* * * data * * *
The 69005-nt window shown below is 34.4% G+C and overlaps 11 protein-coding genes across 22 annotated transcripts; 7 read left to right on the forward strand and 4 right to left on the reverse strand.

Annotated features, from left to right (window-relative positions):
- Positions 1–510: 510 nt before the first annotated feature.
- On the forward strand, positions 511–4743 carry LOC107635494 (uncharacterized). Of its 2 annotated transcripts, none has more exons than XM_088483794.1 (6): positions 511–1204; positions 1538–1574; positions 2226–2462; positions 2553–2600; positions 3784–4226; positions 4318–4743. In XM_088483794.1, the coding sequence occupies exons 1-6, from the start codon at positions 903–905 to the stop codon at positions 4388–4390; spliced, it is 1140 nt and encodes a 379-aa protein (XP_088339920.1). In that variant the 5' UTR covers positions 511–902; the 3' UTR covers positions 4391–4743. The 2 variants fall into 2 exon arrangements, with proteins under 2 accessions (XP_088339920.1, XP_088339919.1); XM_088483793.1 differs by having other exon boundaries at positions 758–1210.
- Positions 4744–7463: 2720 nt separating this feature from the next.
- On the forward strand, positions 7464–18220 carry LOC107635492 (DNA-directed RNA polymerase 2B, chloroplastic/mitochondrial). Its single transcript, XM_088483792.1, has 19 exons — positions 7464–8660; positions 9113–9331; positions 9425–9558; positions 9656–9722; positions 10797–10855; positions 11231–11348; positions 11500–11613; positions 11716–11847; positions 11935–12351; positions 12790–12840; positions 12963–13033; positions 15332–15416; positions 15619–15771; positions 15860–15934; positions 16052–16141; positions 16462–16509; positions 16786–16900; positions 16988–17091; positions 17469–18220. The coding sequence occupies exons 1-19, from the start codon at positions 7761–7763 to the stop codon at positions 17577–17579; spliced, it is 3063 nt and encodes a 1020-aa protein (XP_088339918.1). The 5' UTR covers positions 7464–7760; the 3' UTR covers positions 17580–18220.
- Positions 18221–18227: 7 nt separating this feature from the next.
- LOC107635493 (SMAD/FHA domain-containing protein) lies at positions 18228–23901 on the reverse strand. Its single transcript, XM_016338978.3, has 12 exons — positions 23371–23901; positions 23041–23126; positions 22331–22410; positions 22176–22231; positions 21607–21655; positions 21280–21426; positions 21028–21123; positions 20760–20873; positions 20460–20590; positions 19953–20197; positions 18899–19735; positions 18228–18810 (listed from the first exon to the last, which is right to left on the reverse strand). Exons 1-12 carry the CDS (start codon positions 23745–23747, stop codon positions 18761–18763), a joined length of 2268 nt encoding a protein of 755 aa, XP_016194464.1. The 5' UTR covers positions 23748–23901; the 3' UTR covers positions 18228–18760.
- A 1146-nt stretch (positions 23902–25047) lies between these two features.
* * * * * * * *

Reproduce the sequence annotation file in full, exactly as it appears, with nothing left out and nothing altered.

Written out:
The 69005-nt window shown below is 34.4% G+C and overlaps 11 protein-coding genes across 22 annotated transcripts; 7 read left to right on the forward strand and 4 right to left on the reverse strand.

Annotated features, from left to right (window-relative positions):
- Positions 1–510: 510 nt before the first annotated feature.
- On the forward strand, positions 511–4743 carry LOC107635494 (uncharacterized). Of its 2 annotated transcripts, none has more exons than XM_088483794.1 (6): positions 511–1204; positions 1538–1574; positions 2226–2462; positions 2553–2600; positions 3784–4226; positions 4318–4743. In XM_088483794.1, the coding sequence occupies exons 1-6, from the start codon at positions 903–905 to the stop codon at positions 4388–4390; spliced, it is 1140 nt and encodes a 379-aa protein (XP_088339920.1). In that variant the 5' UTR covers positions 511–902; the 3' UTR covers positions 4391–4743. The 2 variants fall into 2 exon arrangements, with proteins under 2 accessions (XP_088339920.1, XP_088339919.1); XM_088483793.1 differs by having other exon boundaries at positions 758–1210.
- Positions 4744–7463: 2720 nt separating this feature from the next.
- On the forward strand, positions 7464–18220 carry LOC107635492 (DNA-directed RNA polymerase 2B, chloroplastic/mitochondrial). Its single transcript, XM_088483792.1, has 19 exons — positions 7464–8660; positions 9113–9331; positions 9425–9558; positions 9656–9722; positions 10797–10855; positions 11231–11348; positions 11500–11613; positions 11716–11847; positions 11935–12351; positions 12790–12840; positions 12963–13033; positions 15332–15416; positions 15619–15771; positions 15860–15934; positions 16052–16141; positions 16462–16509; positions 16786–16900; positions 16988–17091; positions 17469–18220. The coding sequence occupies exons 1-19, from the start codon at positions 7761–7763 to the stop codon at positions 17577–17579; spliced, it is 3063 nt and encodes a 1020-aa protein (XP_088339918.1). The 5' UTR covers positions 7464–7760; the 3' UTR covers positions 17580–18220.
- Positions 18221–18227: 7 nt separating this feature from the next.
- LOC107635493 (SMAD/FHA domain-containing protein) lies at positions 18228–23901 on the reverse strand. Its single transcript, XM_016338978.3, has 12 exons — positions 23371–23901; positions 23041–23126; positions 22331–22410; positions 22176–22231; positions 21607–21655; positions 21280–21426; positions 21028–21123; positions 20760–20873; positions 20460–20590; positions 19953–20197; positions 18899–19735; positions 18228–18810 (listed from the first exon to the last, which is right to left on the reverse strand). Exons 1-12 carry the CDS (start codon positions 23745–23747, stop codon positions 18761–18763), a joined length of 2268 nt encoding a protein of 755 aa, XP_016194464.1. The 5' UTR covers positions 23748–23901; the 3' UTR covers positions 18228–18760.
- A 1146-nt stretch (positions 23902–25047) lies between these two features.